85 *M m I - - -m 111 I I · - . - ' · " · T a g I i d h u e Archie Due First Start Tennis 'War' Spreads - ,, £ ' · Spqrky's Prophecy Right on the Mark George '.'Sparky" Anderson came to the bigs--as , baseball's American and National Leagues'are known in the trade jargon--as one of a wave of little- knowns credited with brain power superior to the limited physical skills which precluded an illustrious playing career. A year later, they were fitting him for the trip to Cooperstown. Another year later, in keeping with the usual format, he was just one of the boys. But if the Cincinnati Reds manager never makes it to the Hall of Fame on button-pushing skills, he might get there on his talents as a seer, for the 1971 season thus far indicates an early-season prophecy he made is as accurate as Johnny Bench's throwing arm. "I firmly believe you won't see too many players hitting 40 or 45 homers in the future," Anderson forecast back there in the infant days of the long season.. The statistics bear him out. Exclude Willie Stargell and his once-in-a-career orgy of power and 1971 is the year of the banjo hitter. "You'll see most teams going with just two power hitters," Anderson prophesied, citing that most Na- ional League teams already have parks in which Superman might have trouble hitting it out, places like Cincinnati. Los Angeles, Houston, Pittsburgh, Philadelphia, San Francisco, San Diego and New York. Alston One Step Ahead Again "There'll be more guys like Ralph Garr of Atlanta and Bill Russell of the Dodgers," 'tweener hitters who use their legs to run up the extra-base totals, Anderson spothsayed. The quick and agile player, Anderson pointed out, will become more and more important because of the installation of artificial playing surfaces, on which the ball allegedly accelerates faster than on regular grass. The slow, powerful infielder of the past, the guy who could drive in more than he let in, will make way for the quicker man who can make the plays. And he made another prophecy, though somewhat left-handedly. "The Dodgers have a head start on everyone else. They've got a bunch of athletes over there." Maybe Walter Alston is the real prophet of the crowd. The Deacon of Darrtown always seems to be a step ahead of the pack, explaining, apparently, why he's become the dean of the dugout with 18 years service and why his Dodgers might overtake the once-runaway Giants after all. BY Th« Associated Press The New Orleans Saints will play their first home exhibition -game of the season Saturday night against the ^Kansas City Chiefs, and Archie Manning, the high- priced rookie from Mississippi, will get the'starting assignment before the hometown fans. Manning is battling holdover Edd Hargett for the starting quarterback berth, but since he represents such a sizeable investment--and since his college exploits made Manning a familiar name to sports fans throughout the deep south- it's only understandable that the New Orleans brass would like to see Manning make good right away. Dealt Off No. 1 During the off-season the Saints dealt away Billy Kilmer, the team's No. 1 quarterback, opening the door for Manning.' Hargett, who started four games last year and completed 78 of-175 pass attempts, admittedly has one foot in the door because of his experience, but it remains open for Manning. In last, week's 36-21 loss to Dallas, Hargett was the starter but failed to move the team, leaving at halftime with the Saints behind 27-0. Manning took over for the second half, completed 9 of 22 passes and engineered the team's three t o u c h d o w n drives, throwing for one score and tallying once on the ground. Indicative "Archie's performance is hi- dicative of his playing ability," said Coach J.D. Roberts. "Saturday night we will give him an opportunity to start an NFL ball game." The first of many, the New Orleans people hope. Two o t h e r quarterbacks, Dick Shiner of the New York Giants and Jerry Rhome of Houston, are hoping to find new places to play. , Shiner, who walked out of the Giants' camp last weekend, has one message for Coach Alex Webster: ' : Trade me. I just want out." Shiner was scheduled to start an exhibition game Sunday night, but left the team prior to the game. "It would have been crazy of me to play," Shiner explained. "I hadn't signed a conn-act and I'd made up my mind that I wasn't going-to play unless I was signed." f Rhome, a seven-year veteran who spent most of his career in Dallas, was cut by the Houston Oilers. Houston Coach Ed Hughes has decided to go .with veteran Charley Johnson and rookies Dan Pastorini of Santa Clara and Lynn Dickey of Kansas State at quarterback. Other veterans to feel the ax were defensive lineman Al Doteon, dropped by the Oakland Raiders, and versatile Phil Vandersea, cut loose by the Green Bay Packers. In five pro seasons, Vandersea played every position with the Packers except quarterback and defensive back. Chicago running back Craig Baynham, recuperating from an injured shoulder, fractured his left wrist in practice and will be sidelined for a month. em for Keeps FULLERTON, Calif. (AP) --In the view of Roman Gabriel, the preseason should be over and the regular National Football League season should start next Sunday. The veteran Los Angeles Rams quarterback says the NFL's six-week preseason needn't be as long as it is. "I think- all professional football players resent the fact that there's too many preseason games," said the 6-foot-4, 220-pound passing whiz. "If you talk to a majority of the pro football players, they'd tell you that the season should start in August. Three of the six preseason games should count as r e g u l a r season games." Football fans have different feelings about such games. In Los Angeles, for example, it often matters not whether a game is a preseason contest or a regular season game; the fans still turn out. In the Rams' first home game of the year, 87,187 saw the Rams play Dallas. H o w e v e r, the Baltimore Colls rarely play preseason games at home so when one is scheduled, the turnout is dis- appointing. Baltimore a n d Kansas City, two natural drawing cards, played in Baltimore two weeks ago and only 16,771 were there. Money is the prime reason the preseason exists. NFL Commissioner Pete Rozelle has been quoted as saying there are four sources of pro football income-- preseason, regular season, post season and Radio-TV. Rams president Bill Barnes said: "It takes several preseason games to evaluate your personnel correctly. This year, for instance, with four quart- e r b a c k s, (Coach Tommy) Prothro wanted to give each one a good shot in one game. And then, too, you want to get Gabriel ready and that takes more time." Gabriel feels three games plus the numerous midweek practices a n d i n t r a s q u a d scrimmages is enough to find out about a team. "If you're going to play 'em, let 'em count," said Gabriel. "The only reason we're playing them is so the owners can make money." Gabriel said he's happy Prothro is giving his rookies a good chance to make the club this year". But he feels the season should be getting under way and the cut-down rules left intact to let the rookies be a part of three meaningless games and then three games "for all the chips." Big Exacta Has $37,000 Payoff CHARLES TOWN, W. Va. (AP) -- Charles Town Race Track recorded the second largest big exacta payoff Tuesday night since the wagering system was introduced in West Virginia as an unidentified fan won $37,054 on a $2 ticket. In the fifth race, Latin Liner paid $83 to win and Plunkeet Street returned |12.80 for place. In the second half of the big exacta, heavily favored Bright August was first at |4.40, and Comowill, a 25-1 longshot, was second at $11.80. The winning numbers were 2-6 and 7-1. COWBOYS, OILERS The Quarterback Role DALLAS UP) -- Dallas Cowboy head coach Tom Landry says he's not ranking starting quarterback candidates Craig Morton and Roger Staubach until he makes a final decision about which will be at the helm when the regular season starts. At a press conference Tuesday, Landry said he would start Morton in the Cowboys' preseason clash with the Cleveland Browns Friday night. Morton and Staubach each have started one previous preseason game -- Morton against Los Angeles and Staubach against New Orleans last Saturday -- and both played in the second half in the game the other stalled. Landry also said he planned to keep the regular starters in the game a little longer Friday than in the previous games. "They need to work on conditioning," Landry said. Most of the regulars played a half game or less against the Rams and Saints so the coaches could take longer looks at newcomers. Of Cleveland, Landry said, "They are basically the same old team that has played us in the past." Landry said young quarterback Mike Phipps, the heir apparent to Bill Nelsen, who is not being counted on heavily because of chronically bad knees, is a "quick thrower with a good delivery. And he's also tall and accurate." Phipps is scheduled to start against the Cowboys Friday, Tlic Cowboys are expected to be without the services of tight end Mike Ditka and linebacker Lee Roy Jordan. Ditka has a broken hand that will sideline him three to four weeks. Jordan is doubtful with a minor fracture in his leg. The Browns will be missing offensive tackle Dick Schafrath with an injury and Jack Gregory due to National Guard duty. GIMENO NEW YORK CB -- The U.S. Open, scheduled to start Sept. 1 at Forest Hills, is a tennis tournament with prestige, glamour and a ?160,000 purse. It is also a tennis tournament without many of the top names in the game. Ken Rosewall of Australia, the defending champion, and feHow Aussies Roy Emerson, Tony Roche and Fred. Stolle 'won't be competing, nor will Andres Gimeno of Spain. A spokesman for World Championship Tennis in Dallas said a letter had been sent to tournament director Bill Talbert saying the four"Australians and Gimeno would not be competing. "Certainly no tournament is as exciting without them," Talbert declared. "I have no idea what is going through their heads. To me it's like Arnold Palmer and Jack Nicklaus say- ing they weren't playing in golf's U.S. Open." The absence of the five pro stars could be a result of the renewed feud between World Championship Tennis, Inc. and the International Lawn Tennis Federation. The U.S. Open is one of the tournaments from which all WCT contract pros have been banned, effective Jan. 1, by the ILTF. Others who'll be missing include Australian Rod Laver, who won the tournament in 1969. After losing early in the recent Canadian Open, Laver packed his bags and said he needed a rest. The two most prominent names in women's tennis, Evonne Goolagong and Margaret Court, also won't be competing. Miss Goolagong is passing up Forest Hills on the advice of her coach, Vic Edwards, who says she needs a rest. Mrs. Court has left the tennis tour because she is pregnant. HOUSTON W -- That much travelled quarterback Jerry Rhome is gone again as the Houston Oilers put him on waivers Tuesday and declared they will stick with the rookies. Well, not all the way with rookies. They still have veteran quarterback Charley Johnson as their No. 1 man. But backing up Johnson will be No. 1 draft choice Dan Pastorini and No. 2 draft choice Lynn Dickey. Rhome left camp early Tuesday without talkjng to reporters. For the former Tulsa star who has made a career out of being the backup man, it was the third such departure. Also placed on waivers was Terry Williams, a rookie running back from Grambling. Rhome was acquired in 1970 in an off-season tradeAvith the Cleveland Browns. He originally was drafted by the Oilers back when they were a part of the feuding American Football League. But Rhome chose to go with the Dallas Cowboys and spent four years there, much of it competing with Craig Morton for the No. 2 spot and the last year on the cab team. He was traded to Cleveland in 1969 and again was the backup man. Last season while replacing an injured Johnson, Rhome completed 88 of 168 passes for 1,031 yards and five touchdowns. For Oiler head coacli Ed Hughes, the cut made sense. "I have two big, strong rookies, one six- foot-three and one six-foot-four, with strong arms," Hughes said. Rhome looked good In the two exhibition games he played. He wont against the Rams and Giants and completed 20 of 37 passes for 221 yards and was intercepted once. WEDNESDAY, AUGUST 18, 1971 SECTION G PLY POLYESTER CORD 77 B78-13 (6.SU) BlackwaH .Tuboless Plus Fed. Ex. Ta«t of 1.81 and smooth tUc off your car. CORD FOR A SMOOTH RIDE WIDTH, OUR DUAL WHITEWAILS BI.ACKWALL TUHRLKSS SI/.K OI:K I'HH'.K K.V.TAX EACH KACIITICIK E73-M (7.35) 24.77'. H78-1 1 (8.5S 2.5S _ 28.^77^ 29.77 ._ 30.77 . 2-80 I.7R.15 (9.00/9.15 ·_. 39.77 3.19 A.U iirK'i-n plus Fed. Es. Tax'an^i ^inoolh l E r * aft ynur oar. · W h i t e w a l l s Only WIUTEWALLS ADD 83.OO M O R E EACH ORIGINAL EQUIPMENT ON MANY OF AMERICA'S FINEST 1971 MODEL CARS A78-13 (600) Blackball Tube less. Plus Fed. Ex. Tax of $1.90 and smooth tire off your car. BLACK WALL OUR TUBELESS PRICE SIZE EACH E78.14(7.35) 25.75 F7B-1*7.7S 28.75 J ~ F78-15 7.7S 29.75: 078-14(8.25) 32.75 078-is ( __33 - 75_ H78-14 (B.5S) ' 35.^5" H7S.1S8.55 ,, 36.75. L78-JS 9.OO/9.1S«-46.75 PLUS FED. EX. TAX EACH TIDE ·2.37 2.54 2.62 2.69 2.8O 2 .95 3.01 3.37 All irjce» plu Fed. Ex. Tax and ·moolh lire off your car. · WHITEWALLS ONLY WIUTEWALLS ADD »3.OO MpHgEACH. mm CORD | UNIROYAL RAIN CHECK 11/32" TREAD DEPTH MODERN SIDEWALL STYLING DEPENDABLE LOW COST MILEAGE 3LACKWALL OUR PLUS FED. TUBELESS PRICE 1 EX..TAX SIZE EACH EACH TIRE 77S-1* 825.14 825-15 77S-15* ass. 14 853.15 900.15 « 17.37 ., 'lo?""' 19.37 , 21.37 . 19.37 20.37 28.34 ... 82.14 2.S2 2.37 2.16 2.51 2.54 2.89 '650-13 Blackwall Tubelesa Plus Fed. Ex. Tax of $1.76 and smooth tire off your car. All prices plus Tt. Ex. Tax and :mooth tire off your car. WIUTEWALLS ADD »3.0O MORE EACH *Whit«walU Only ""T-,TM~ T~~ ~" "TM ·" "·· ·" "· ··· TM" «·· ··· ^TM ·"» «TM n « D u n UK t h i s o f f e r we may run out of some sizes due to heavy order your sixes in this event and issue to you, at advert i*o your tiros. mismB**nmmimmm»*mimiimwmm*miammt*amimim i i f n i a n i i s for I ' n i r o y a l tires. We w i l l g l a d l y I price, a rain check for f u U i r o ticli\\»ry of | I ' l t l C K D A S S H O W N A T i r v i i i d V A I . [ | ( » M K A N D AUTO C K N T K I W T l l l t O U i l i m T T H K C O U N T I t V ; C O M I ' K T I T I V K I . Y I ' U I C K i l A T f N I K O Y A l D K A l . K l i S STEPHEN SCARP TIRE CO. (Formerly Jim Brace Tiro Co.) 433O SO. STAPLES, CORPUS CHRIST!, TELE: 854-1444 CREAGER TIRE BATTERY SERVICE 5248 UpRJver Rd., Coiyus Christ! - Tele: 884-O379 SWEET TIRE SERVICE 1424-ieopard, Corpus Christ! - Tele: 882-87O2 SELLS AUTO SUPPLY 519 E. Kfieberg, Kingsville - Tele: 592-2681 DUTCH'S Hiway 181, Taft - Teles 528-2737 UNIROYAL \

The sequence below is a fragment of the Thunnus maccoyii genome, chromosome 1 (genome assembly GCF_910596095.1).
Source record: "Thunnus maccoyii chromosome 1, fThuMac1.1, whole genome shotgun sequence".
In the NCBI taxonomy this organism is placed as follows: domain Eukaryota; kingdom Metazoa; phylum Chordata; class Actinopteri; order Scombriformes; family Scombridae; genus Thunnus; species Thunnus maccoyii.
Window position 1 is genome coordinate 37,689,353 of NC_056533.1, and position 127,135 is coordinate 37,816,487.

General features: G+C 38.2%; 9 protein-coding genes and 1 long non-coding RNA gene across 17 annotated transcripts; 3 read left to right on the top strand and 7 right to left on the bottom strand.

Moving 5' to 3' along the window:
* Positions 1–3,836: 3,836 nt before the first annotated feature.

What members have found on this page

Get access to

  • The largest online newspaper archive
  • 11,200+ newspapers from the 1700s–2000s
  • Millions of additional pages added every month

Try it free